McCloskey and My Capitalism Confusion
from Peter Radford
Maybe it’s just me, but I am confused over this thing called capitalism. I have read that it is the great force that, somewhere back a couple of hundred years ago, suddenly unleashed a surge of wealth creation that has, like a huge tide, carried us all to heights of luxury previously unheard of. Perhaps that’s true. I am told that scientific advance, religious and political freedom, and the diminution of the conservative institutions that characterized society before that point were insufficient to spark such growth. No it was capitalism. The swiss army knife of socio-economic advance.
I mention this because I am, in my normal ham-fisted manner, trying to grapple with the so-called “structural unemployment” issue. This being the currently fashionable explanation for why US unemployment rates have been so resistant to improvement.
We are, apparently, stuck in one of the more destructive moments of what Schumpeter called creative destruction. The capitalists say tough. They say get used to it. Eventually we will all motor on to better and better things. So stop the whining.
But I like whining. Especially when I am yet to be convinced this is all true.
I am not going to fall into the trap of criticizing capitalism as totally corrupt or iniquitous. I agree with the general thesis that is has been agreeably beneficial for us all. For instance, I have to agree with McCloskey when she forces us to face the long run gains in wealth that the poor have experienced wherever innovation has been allowed to let rip. Innovation, that is, when coupled with greed. With personal greed providing the spark that spurs people to exploit innovation. The long run idea being that we as a society benefit from the relentless shift of resources from lower value uses towards higher value uses. That gain in value-in-use is what explains my comparative wealth when compared, say, with that of my grandmother who worked as a servant on the estate of an English aristocrat.
So, yes, I am much better off than my ancestors. And for this I am grateful. Well done all you innovating entrepreneurs.
But. I am not so sure I like all the consequences, some of which take the edge off those gains. There are two I dislike most. You may have a different list.
First is the most obvious. Apologists for capitalism invariably oversell its ability to solve problems. They make it sound as if capitalism is the solution to everything. This is absurd. For just as we skeptics should acknowledge the great wealth it seems to have created, the apologists should acknowledge the great number of things it hasn’t solved. Plus they should acknowledge the ancillary costs that come with it. I see no cure for cancer. Nor do I see a current solution to the environmental muck that those factories spew out. There seems to be a great deal of social cost associated with all that essential private gain. So, we are certainly better off, but we also have new costs to bear. Costs that often mitigate some of that gain, but which we are supposed to be happy to bear so the heroic entrepreneurs can run free and innovate to their happy hearts desire. And to their profit of course.
Second, and perhaps less obvious, is that the constant turmoil so well described by Schumpeter is more economic and less social. Wealth tends to stick. And that stickiness builds up. The result is that societies can congeal with the top tier then able to ensure that the destructive bit of capitalism passes them by. The wealthy get to run things either directly, as in the old days, or indirectly, as in contemporary American politics where money talks very loudly indeed. Unfortunately this means the two spheres mingle into a socio-economic melange and the constant churn of capitalism gets muted by the barriers of privilege and class continuity.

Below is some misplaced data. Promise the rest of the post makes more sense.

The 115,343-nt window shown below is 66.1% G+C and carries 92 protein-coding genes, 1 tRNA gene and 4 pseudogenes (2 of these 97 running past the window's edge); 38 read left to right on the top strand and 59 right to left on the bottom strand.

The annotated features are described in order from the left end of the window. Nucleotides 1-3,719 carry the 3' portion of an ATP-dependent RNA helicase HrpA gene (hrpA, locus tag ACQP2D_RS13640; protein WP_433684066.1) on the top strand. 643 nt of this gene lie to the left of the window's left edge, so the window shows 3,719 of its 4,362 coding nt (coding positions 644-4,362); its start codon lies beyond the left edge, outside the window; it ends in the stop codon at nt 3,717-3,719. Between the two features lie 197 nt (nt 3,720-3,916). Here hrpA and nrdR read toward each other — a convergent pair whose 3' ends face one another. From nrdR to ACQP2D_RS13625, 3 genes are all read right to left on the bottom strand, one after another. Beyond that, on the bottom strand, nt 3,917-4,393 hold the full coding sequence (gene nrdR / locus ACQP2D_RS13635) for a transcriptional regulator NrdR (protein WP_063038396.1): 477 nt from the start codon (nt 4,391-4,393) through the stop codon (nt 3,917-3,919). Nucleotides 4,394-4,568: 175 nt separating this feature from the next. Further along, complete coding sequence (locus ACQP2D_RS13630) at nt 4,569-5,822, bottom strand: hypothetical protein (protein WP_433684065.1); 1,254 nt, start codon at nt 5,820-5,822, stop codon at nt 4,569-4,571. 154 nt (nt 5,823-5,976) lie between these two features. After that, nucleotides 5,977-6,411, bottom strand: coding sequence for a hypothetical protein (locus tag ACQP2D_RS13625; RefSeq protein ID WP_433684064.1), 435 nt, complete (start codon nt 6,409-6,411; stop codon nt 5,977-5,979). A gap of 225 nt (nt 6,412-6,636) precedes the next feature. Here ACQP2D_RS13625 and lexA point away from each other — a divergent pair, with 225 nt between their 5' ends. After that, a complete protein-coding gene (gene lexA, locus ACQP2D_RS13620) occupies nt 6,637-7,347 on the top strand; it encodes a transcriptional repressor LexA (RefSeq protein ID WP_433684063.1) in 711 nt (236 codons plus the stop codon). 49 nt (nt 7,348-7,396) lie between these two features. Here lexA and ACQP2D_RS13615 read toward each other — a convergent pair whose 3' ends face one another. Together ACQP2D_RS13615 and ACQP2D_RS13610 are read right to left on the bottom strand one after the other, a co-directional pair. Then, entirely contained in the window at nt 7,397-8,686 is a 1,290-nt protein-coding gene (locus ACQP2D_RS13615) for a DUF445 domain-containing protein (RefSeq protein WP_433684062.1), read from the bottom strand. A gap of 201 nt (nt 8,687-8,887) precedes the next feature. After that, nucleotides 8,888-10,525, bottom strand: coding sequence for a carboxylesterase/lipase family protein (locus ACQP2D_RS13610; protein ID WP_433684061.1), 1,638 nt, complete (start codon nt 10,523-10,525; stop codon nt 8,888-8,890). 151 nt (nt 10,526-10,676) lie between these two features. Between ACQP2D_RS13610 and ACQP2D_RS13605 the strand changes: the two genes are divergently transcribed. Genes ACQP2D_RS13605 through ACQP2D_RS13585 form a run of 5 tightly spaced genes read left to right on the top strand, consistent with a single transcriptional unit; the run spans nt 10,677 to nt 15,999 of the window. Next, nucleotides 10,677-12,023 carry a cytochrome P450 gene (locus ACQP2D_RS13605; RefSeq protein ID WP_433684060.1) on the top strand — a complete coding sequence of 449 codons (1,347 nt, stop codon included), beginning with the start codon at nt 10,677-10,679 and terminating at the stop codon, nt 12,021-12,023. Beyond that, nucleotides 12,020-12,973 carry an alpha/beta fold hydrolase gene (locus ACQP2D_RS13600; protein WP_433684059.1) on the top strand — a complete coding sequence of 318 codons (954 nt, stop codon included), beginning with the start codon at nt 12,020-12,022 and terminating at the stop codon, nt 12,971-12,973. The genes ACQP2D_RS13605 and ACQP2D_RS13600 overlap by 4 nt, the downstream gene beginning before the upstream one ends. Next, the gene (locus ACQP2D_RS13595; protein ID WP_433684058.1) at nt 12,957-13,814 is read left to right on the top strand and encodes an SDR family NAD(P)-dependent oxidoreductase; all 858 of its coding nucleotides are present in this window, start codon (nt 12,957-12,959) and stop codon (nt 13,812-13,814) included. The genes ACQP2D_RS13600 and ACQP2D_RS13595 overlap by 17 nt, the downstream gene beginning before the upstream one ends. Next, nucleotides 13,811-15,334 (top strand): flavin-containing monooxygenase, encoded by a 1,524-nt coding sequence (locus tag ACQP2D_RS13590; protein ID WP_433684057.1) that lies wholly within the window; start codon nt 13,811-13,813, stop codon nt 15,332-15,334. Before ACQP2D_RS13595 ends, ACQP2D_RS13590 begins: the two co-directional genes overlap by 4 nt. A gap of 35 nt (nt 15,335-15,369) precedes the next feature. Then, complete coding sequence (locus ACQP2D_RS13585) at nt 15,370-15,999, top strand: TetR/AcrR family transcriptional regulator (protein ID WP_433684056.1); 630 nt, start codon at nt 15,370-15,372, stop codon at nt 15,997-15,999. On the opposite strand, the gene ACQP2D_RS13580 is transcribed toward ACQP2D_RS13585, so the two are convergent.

I think Schumpeter realized more than any current economist just how much the political, social, and economic spheres interact. They are not at all separable. We are faced with one giant complex jumble of relationships. When we try to tease out the so-called “purely economic” part, we come up with dumb and irrelevant analysis because we have left behind the essential context within which that economic part comes alive. It’s as if we have to kill the market in order to study its vitality. So too with capitalism. We take it out of context and we draw wrong conclusions. Those wrong conclusions can sometimes be dangerous. As in the relentless deregulation that contributed to the instability of our banks.
When I consider just how much America has changed since I arrived here – after leaving England precisely to escape its love of crusty social structures – I am left wondering just how creative all that destruction is. America seems to be fast ossifying. The energy of what I came to having been replaced by a more slow moving, quasi-class sediment, deposited across society. There is a definable upper class here. More so than ever. So where is that churn? Where is that risk of collapse that Schumpeter spoke so glowingly of?
Put this in context.
The Great Recession has scarred America. The prime movers of the errors that plunged us into the abyss are relatively unscathed. They are back making millions. They are still in control. They, as a group, seem undaunted by the experience. I am sure that within the group some re-strucucturing of the pecking order has taken place. But I see very few ex-Goldman Sachs bankers driving taxi cabs. In fact I see, and know of, none. The great crisis did not alter the social fabric one iota.